The only thing that’ll bring you back down to earth with an almighty bump are the cars zooming along those roads (it’s best to keep your eyes fixed on the scenery).
History: Shiva statue in the Grand Bassin
The Four Seasons’ Bambou restaurant delivered another tasty seafood experience, including mini-oysters and my very first sea urchin, which you’ll find littering the ocean floor (and your scrambled egg, if you fancy it).
Other stand-out dishes included a roti you could fill with a prawn or meat curry of your choice.
And the choice of desserts was so vast and appetising Mary Berry would be whipped into a mild panic.
Entertainment was provided in the form of a high-tempo sega show – a local dance – by scantily clad Mauritian men and women.
Next day I headed off to Chamarel Waterfalls in the south west, where the St Denis River plunges more than 270ft and from there took the short walk to see the Seven Coloured Earths, a small area made up of mysteriously formed striking coloured sand dunes.
Also located in the folds of Chamarel’s fertile valleys is the Rhumerie de Chamarel.
After a tour of the distillery, where our bubbly guide explained how they make their rum, I was invited to taste seven different types, from their premium white rum to a sweet and sticky coconut liqueur.
The neighbouring restaurant – L’Alchimiste – provides a mouth-watering menu, with a variety of dishes ranging from rich foie gras to wild boar.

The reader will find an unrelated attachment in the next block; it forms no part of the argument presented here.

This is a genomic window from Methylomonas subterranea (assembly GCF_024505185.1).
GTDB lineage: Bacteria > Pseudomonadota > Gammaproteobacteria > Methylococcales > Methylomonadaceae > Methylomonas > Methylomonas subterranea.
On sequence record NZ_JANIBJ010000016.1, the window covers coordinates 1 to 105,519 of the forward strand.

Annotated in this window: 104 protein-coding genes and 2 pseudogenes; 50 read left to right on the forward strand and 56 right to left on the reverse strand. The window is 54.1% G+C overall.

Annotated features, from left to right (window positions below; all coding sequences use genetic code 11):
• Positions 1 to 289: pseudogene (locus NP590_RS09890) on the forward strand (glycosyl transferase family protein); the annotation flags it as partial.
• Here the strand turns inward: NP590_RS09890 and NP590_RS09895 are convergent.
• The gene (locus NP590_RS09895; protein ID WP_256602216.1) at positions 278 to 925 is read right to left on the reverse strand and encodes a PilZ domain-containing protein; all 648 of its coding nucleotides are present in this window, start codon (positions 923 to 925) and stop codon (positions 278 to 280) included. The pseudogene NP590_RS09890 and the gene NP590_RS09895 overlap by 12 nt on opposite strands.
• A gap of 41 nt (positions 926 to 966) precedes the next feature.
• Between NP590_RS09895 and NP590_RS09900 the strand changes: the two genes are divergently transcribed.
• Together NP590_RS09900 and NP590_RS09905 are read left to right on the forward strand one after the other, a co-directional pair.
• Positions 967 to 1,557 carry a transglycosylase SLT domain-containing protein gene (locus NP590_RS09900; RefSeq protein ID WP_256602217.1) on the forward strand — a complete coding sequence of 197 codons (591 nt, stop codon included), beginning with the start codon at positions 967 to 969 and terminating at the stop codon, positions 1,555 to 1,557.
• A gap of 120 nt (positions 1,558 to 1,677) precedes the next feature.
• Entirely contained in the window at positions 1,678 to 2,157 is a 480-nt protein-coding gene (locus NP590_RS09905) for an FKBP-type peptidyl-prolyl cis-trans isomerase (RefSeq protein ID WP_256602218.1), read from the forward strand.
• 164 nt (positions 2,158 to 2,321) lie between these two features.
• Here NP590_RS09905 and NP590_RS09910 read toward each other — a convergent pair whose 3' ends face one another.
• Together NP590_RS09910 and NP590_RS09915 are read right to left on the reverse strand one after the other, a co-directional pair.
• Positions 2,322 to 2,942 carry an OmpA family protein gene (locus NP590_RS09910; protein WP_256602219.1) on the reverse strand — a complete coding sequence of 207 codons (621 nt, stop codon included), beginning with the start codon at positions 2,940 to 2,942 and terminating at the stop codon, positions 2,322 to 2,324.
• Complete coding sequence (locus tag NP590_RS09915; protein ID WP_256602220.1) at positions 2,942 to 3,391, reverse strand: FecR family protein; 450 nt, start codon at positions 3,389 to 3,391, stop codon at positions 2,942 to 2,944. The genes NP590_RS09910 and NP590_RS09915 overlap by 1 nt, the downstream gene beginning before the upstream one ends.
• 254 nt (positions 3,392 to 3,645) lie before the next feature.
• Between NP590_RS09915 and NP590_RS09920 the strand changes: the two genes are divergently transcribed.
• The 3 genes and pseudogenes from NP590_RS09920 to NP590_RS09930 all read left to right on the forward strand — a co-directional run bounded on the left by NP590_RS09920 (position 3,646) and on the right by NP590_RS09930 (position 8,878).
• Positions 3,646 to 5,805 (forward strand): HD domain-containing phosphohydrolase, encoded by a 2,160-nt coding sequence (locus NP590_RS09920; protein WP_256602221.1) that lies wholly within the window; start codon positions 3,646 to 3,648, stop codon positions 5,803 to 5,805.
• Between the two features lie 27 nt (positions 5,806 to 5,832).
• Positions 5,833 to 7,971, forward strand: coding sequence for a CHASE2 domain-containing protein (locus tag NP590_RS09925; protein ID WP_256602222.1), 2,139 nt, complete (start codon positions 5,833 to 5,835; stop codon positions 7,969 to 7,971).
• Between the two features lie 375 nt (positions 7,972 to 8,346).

Word of advice – don’t drink two glasses of wine with lunch before the rum tasting.
Fond tea drinker or not, head to Bois Cherie, a picturesque tea plantation and factory that dates back to 1892, to see where they produce 40 tonnes a day – including their famous vanilla infused tea.
Marvel: Seven Coloured Earths
As you walk through the factory you’re hit with a powerful smell of freshly cut grass while the chug of well-oiled machine cogs whirrs around you.
Once your guided tour ends, you’ll be able to taste the wide range of teas on offer in a dining area with a view of the valleys.
From there we drove through low-lying cloud to visit Grand Bassin, 1,800ft above sea level.
It’s a sacred lake for Hindus and home to an imposing 108ft statue of Shiva.
More than 400,000 Hindus, who make up roughly half the population, make a pilgrimage there once a year.
After all that sightseeing some beach-based, cocktail-sipping action at the Four Seasons beckoned me.
It’s a huge resort but if you don’t fancy walking or hopping on the back of a buggy, they also provide you with bikes to explore and there’s a top spa too.
Kayaks and other water sports are available.
But if your sense of adventure only stretches so far, at least try the snorkelling.
The turquoise lagoon is encircled by (sadly a lot of it dead) coral.
But it is still sprinkled with shoals of colourful fish and some enormous starfish.
And, of course, keep your eyes peeled for the magical full moon – because sometimes you just can’t beat a brilliant cliche.
Air Mauritius flies from Heathrow to Mauritius from £807 return. airmauritius.com
Rooms at the Zilwa Attitude cost from £100pppn a/i based on 2 sharing. zilwa-hotel-mauritius.com
Rooms at the Four Seasons at Anahita cost from £297 + tax h/b on summer special offer to Oct 15 (stay 3 consecutive nights get 2 extra free inc unlimited golf). fourseasons.com/mauritius/ .
Tourist info: tourism-mauritius.mu .
Timezone: UK +3hrs
Currency: Rupee £1 = 52
Best timeto go: Year-round tropical destination with magical moons and much more